Monday, December 29, 2014
A Thai Ceremony
December 30, 2014
Yesterday there was a ceremony for Pattarapan's late father and grandfather at the Pothong household. The women got up at four in the morning and started cooking, while Po Boon (father Boon) cleaned out the driveway and living room for the arrival of the monks. Here is the feast being prepped on one of the tables:
Thai Feast Table No. 1
While this might make a lovely spread anywhere else in the world, the Thai keep going. Here is the second table:
Thai Feast Table No. 2
I wore my best Cave Creek Cowboy gear out of respect for Pattarpan's father, who was a policeman who was killed on duty.
The monks arrived in a Toyota 4Runner at ten:
Seven Thai Monks Arrive at the Pothong family residence
The monks were ushered into the cleared living room where matts had been set up in the Thai tradition:
We had a ring side seat in the second row. Grandma Ya (the only person present older than me) was in the first row.
After a few remarks by Po Boon, the monks grabbed a string that they held between them, and then one of the monks chanted something with a fan, or, a kind of auction bidder's card with a handle, in front of his face, (according to Pattarapan, this is to insure the words are spread to the widest corners) and then they all started chanting. It sounded very Native American to me like the chanting I have heard at Apache and Navajo pow wows. I asked if it was in Thai and the answer was no, it's in ancient sanskrit, sort of what Latin is to Roman Catholic ceremonies, I guess.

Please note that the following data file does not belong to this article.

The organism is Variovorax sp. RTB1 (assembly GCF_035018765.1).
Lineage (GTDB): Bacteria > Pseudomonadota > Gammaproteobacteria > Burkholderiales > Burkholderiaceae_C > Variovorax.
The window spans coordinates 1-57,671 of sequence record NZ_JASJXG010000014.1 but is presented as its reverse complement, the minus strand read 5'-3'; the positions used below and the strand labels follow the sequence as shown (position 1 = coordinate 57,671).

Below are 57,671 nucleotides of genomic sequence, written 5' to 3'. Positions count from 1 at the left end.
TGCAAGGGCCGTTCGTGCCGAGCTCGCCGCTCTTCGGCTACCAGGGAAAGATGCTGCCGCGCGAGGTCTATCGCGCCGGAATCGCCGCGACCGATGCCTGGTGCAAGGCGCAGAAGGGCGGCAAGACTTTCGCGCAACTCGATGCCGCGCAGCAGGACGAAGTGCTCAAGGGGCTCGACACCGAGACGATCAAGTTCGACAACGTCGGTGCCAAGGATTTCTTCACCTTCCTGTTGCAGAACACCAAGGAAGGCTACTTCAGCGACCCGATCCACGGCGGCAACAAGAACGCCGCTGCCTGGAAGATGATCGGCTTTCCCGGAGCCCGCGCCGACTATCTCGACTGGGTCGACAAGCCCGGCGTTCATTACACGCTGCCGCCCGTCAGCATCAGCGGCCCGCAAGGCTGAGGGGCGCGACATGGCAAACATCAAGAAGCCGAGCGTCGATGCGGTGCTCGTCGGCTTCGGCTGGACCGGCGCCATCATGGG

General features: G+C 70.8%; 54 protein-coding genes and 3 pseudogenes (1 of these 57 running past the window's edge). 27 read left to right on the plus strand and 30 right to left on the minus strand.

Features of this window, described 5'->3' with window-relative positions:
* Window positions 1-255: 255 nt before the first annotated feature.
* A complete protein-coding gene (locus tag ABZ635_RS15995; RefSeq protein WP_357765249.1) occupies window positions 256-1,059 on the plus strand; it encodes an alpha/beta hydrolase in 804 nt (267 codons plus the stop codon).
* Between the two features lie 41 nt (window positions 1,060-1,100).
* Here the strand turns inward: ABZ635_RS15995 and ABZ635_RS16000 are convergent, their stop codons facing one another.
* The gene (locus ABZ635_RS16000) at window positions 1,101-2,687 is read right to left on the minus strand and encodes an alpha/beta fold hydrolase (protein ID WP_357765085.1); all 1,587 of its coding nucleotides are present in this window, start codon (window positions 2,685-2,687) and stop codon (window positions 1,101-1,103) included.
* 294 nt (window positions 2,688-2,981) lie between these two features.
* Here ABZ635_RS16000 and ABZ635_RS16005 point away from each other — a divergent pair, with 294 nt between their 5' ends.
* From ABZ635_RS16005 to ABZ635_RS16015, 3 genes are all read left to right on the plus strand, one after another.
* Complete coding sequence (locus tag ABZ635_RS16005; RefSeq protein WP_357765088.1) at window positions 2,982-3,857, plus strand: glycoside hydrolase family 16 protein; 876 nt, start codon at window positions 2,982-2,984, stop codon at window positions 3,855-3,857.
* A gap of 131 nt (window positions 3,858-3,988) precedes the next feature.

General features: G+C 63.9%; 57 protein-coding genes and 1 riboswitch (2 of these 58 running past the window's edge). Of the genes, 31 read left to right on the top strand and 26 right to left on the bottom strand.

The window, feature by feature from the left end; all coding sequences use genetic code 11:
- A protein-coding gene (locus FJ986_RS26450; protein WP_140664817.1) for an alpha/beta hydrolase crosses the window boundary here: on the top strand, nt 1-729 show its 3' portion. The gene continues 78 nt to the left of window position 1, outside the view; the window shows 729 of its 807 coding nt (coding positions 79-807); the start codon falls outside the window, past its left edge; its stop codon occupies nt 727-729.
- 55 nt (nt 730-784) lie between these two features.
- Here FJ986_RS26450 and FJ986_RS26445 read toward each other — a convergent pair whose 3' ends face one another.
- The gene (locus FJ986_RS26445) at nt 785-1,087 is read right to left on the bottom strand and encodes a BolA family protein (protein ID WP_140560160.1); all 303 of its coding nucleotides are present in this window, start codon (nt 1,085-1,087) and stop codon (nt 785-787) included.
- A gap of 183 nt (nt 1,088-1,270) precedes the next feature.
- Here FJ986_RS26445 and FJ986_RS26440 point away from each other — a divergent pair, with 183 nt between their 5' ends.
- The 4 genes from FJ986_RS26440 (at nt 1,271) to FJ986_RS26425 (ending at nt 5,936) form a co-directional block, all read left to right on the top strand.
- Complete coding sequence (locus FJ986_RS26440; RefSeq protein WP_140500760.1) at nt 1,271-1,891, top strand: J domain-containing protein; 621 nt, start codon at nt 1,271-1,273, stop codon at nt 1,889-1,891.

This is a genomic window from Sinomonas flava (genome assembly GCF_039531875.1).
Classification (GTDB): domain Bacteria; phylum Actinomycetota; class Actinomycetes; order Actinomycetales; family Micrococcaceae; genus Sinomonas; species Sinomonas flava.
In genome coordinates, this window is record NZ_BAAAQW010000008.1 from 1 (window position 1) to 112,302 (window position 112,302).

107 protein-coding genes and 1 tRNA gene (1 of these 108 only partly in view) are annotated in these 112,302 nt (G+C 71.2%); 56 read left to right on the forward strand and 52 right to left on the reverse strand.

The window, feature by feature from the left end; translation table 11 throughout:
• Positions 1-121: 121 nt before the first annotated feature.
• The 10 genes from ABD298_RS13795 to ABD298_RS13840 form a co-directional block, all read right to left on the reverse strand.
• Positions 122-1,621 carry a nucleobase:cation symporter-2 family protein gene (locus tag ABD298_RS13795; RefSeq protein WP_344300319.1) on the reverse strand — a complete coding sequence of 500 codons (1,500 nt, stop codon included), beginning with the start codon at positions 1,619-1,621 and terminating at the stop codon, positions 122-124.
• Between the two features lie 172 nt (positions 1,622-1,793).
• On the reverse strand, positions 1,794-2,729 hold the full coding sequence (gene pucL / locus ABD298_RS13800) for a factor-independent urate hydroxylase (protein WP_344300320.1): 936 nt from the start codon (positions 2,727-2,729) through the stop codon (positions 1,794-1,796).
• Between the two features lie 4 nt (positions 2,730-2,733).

One odd thing happened: the Thais are so polite about everything, but in the middle of the chanting ceremony, several guys showed up and started eating at the table next to us and talking loudly. I thought it was very rude, like someone coming into a church in the middle of a sermon and eating Burger King and talking loudly about last night's football game. Evidently, the latecomers were from a station higher than the host and this is considered appropriate. I couldn't quite comprehend this, but everyone else seemed fine with it.
Afterwards, Kathy helped clean the dishes and she said she had a ton of fun "playing in the water."
Kathy and Jaeo having fun with water, or, as it's known back home: doing the dishes.
During lunch the host broke out the Singha beer and we elders (that would be the men) went to town. In no time, our IQs were shooting up through the roof and we solved many of life's persistent problems.
"Man who drink too much beer see several men about a horse."
—Old Vaquero Saying